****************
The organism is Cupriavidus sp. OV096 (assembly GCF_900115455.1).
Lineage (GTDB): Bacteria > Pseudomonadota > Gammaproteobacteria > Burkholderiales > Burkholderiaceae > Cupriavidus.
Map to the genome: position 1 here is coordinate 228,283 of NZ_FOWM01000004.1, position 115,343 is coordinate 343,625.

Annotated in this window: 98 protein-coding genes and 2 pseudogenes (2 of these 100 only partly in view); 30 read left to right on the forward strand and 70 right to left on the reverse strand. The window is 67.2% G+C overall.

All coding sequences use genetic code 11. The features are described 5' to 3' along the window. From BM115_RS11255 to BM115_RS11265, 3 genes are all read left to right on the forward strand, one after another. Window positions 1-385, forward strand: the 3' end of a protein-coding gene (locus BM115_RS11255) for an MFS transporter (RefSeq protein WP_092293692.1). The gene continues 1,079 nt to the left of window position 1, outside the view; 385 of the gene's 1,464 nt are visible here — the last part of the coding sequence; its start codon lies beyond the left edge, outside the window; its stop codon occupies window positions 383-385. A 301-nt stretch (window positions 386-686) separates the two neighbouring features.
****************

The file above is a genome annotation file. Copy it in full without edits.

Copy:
The organism is Cupriavidus sp. OV096 (assembly GCF_900115455.1).
Lineage (GTDB): Bacteria > Pseudomonadota > Gammaproteobacteria > Burkholderiales > Burkholderiaceae > Cupriavidus.
Map to the genome: position 1 here is coordinate 228,283 of NZ_FOWM01000004.1, position 115,343 is coordinate 343,625.

Annotated in this window: 98 protein-coding genes and 2 pseudogenes (2 of these 100 only partly in view); 30 read left to right on the forward strand and 70 right to left on the reverse strand. The window is 67.2% G+C overall.

All coding sequences use genetic code 11. The features are described 5' to 3' along the window. From BM115_RS11255 to BM115_RS11265, 3 genes are all read left to right on the forward strand, one after another. Window positions 1-385, forward strand: the 3' end of a protein-coding gene (locus BM115_RS11255) for an MFS transporter (RefSeq protein WP_092293692.1). The gene continues 1,079 nt to the left of window position 1, outside the view; 385 of the gene's 1,464 nt are visible here — the last part of the coding sequence; its start codon lies beyond the left edge, outside the window; its stop codon occupies window positions 383-385. A 301-nt stretch (window positions 386-686) separates the two neighbouring features.